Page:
Zillow pulled together an independent panel of economists and housing experts for the company’s Home Price Expectations Survey and found that relaxing zoning rules was overwhelming the panel’s suggestion to address the nation’s ongoing housing affordability crisis. In fact, 73 percent of those surveyed said zoning reform would be their first choice in addressing housing affordability—allowing more housing within existing neighborhoods and growing communities.
New housing construction has not recovered from the Great Recession, resulting in a 3.79 million–unit gap in home production in 230 metro areas, according to a study released by Up for Growth, a nationwide think tank that focuses on addressing the country’s housing shortage through research and evidence-based policies.
“It seems straightforward: We need to build more homes,” said Dr. Skylar Olsen, Zillow’s chief economist. “Changes through policies like modest densification will give us more ‘at bats’ to create density and help communities stay livable for everyone. Without a huge injection of new homes in the near future, affordability will continue to be a challenge for many—especially for first-time home buyers.”
Panelists were asked to select several policies they believe would improve housing affordability and to rank the policies by effectiveness. While changes to zoning was the clear favorite for policy choice, the second-most-popular choice was to encourage governments to approve and build affordable housing more quickly, with 59 percent of economists believing it would be effective.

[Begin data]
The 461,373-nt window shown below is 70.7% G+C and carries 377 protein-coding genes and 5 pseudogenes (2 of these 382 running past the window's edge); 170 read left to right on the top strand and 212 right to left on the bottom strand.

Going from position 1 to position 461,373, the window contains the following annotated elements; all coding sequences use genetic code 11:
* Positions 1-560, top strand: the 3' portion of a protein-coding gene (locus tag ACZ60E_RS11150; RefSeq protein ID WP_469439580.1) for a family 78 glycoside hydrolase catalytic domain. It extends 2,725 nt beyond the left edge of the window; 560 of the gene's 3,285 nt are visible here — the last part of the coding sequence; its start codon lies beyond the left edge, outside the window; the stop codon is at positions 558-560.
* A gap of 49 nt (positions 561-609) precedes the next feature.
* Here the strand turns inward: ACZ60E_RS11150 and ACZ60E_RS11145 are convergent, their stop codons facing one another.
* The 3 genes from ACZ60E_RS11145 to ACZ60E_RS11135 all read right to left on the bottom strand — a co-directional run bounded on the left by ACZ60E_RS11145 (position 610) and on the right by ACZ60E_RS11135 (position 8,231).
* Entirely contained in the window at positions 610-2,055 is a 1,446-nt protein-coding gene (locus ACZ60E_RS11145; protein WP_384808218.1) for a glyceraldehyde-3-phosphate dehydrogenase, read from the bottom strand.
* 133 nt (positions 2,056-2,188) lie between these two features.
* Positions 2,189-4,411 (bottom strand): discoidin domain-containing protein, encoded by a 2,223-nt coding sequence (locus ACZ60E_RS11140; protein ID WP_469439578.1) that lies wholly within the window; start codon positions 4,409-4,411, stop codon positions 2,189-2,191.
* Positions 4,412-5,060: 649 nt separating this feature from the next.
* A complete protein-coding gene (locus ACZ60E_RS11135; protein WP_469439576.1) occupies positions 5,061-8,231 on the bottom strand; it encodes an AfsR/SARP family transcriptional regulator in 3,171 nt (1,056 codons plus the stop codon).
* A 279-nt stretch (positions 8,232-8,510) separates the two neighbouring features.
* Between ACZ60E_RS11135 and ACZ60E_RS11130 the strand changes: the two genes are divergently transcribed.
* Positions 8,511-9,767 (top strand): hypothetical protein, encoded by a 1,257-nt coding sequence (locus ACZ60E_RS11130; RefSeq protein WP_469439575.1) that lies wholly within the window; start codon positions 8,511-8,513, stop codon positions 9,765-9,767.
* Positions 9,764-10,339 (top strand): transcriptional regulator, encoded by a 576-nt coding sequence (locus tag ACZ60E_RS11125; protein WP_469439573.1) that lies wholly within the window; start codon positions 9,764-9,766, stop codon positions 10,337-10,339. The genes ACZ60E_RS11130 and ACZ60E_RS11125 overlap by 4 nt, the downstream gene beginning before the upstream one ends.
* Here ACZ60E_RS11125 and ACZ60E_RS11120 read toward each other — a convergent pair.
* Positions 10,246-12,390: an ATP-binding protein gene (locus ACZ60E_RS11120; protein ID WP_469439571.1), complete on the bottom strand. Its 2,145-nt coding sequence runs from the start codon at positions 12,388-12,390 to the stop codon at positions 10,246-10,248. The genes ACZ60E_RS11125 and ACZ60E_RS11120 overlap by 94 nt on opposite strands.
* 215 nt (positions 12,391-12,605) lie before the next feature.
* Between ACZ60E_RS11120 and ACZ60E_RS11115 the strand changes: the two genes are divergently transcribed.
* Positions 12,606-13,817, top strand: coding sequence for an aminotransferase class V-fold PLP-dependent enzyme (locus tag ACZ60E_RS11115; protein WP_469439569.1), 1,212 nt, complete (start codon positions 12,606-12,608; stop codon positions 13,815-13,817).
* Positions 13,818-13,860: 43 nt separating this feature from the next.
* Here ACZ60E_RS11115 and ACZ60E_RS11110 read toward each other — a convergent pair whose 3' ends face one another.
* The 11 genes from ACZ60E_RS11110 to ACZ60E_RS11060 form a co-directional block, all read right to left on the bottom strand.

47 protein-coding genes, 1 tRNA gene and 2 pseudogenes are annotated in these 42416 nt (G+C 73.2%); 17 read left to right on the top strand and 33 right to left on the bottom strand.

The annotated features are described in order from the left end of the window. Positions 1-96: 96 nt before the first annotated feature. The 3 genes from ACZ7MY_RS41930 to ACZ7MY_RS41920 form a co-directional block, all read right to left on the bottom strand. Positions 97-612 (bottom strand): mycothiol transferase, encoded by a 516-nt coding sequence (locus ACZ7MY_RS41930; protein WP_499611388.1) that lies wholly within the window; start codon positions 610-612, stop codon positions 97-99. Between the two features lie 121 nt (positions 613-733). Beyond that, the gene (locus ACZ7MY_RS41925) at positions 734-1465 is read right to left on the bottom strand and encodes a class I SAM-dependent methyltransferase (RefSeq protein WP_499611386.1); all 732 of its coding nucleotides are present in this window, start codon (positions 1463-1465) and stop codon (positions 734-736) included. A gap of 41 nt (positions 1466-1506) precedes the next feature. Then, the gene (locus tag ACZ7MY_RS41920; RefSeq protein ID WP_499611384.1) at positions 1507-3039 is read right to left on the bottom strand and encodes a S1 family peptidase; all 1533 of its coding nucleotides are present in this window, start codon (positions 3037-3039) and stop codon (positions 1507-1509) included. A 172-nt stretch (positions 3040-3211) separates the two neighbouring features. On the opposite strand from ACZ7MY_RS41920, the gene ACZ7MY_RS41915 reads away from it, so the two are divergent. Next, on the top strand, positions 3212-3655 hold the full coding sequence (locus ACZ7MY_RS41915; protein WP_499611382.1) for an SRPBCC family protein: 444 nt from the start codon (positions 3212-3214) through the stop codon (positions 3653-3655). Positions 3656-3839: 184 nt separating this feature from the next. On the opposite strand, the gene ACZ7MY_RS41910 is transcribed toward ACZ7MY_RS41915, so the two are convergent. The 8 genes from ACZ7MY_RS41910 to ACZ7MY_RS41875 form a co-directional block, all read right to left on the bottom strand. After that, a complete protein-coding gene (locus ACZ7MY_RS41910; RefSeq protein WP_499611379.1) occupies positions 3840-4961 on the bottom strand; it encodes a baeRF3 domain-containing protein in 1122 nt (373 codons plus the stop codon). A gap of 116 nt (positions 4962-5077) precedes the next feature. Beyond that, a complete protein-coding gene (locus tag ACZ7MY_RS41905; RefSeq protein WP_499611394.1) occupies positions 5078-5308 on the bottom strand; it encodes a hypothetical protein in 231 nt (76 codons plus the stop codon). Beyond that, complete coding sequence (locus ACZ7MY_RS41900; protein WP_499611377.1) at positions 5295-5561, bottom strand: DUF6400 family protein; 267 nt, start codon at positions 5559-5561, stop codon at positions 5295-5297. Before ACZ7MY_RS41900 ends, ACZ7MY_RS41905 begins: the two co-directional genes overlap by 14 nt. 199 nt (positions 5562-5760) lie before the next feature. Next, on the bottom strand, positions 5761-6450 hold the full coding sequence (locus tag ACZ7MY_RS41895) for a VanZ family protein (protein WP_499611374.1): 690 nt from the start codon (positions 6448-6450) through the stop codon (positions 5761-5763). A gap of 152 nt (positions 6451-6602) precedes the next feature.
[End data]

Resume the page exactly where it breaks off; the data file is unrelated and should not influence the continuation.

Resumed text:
Other policy changes, including converting downtown commercial zones to encourage more residential use, providing tax credits to incentivize new home construction and relaxing design requirements, received modest support from the expert panel when compared to zoning reform, according to Zillow.
“Restrictive and exclusionary zoning, artificial barriers, and NIMBY opposition have combined to create an unprecedented and persistent housing shortage,” said Mike Kingsella, CEO of Up for Growth. “Failure to address these issues will create lower economic output and fewer opportunities for everyone. Families and individuals will be forced to pay higher rents, the equity gap will widen, and transportation costs will rise as people are forced to travel greater distances for work and education.”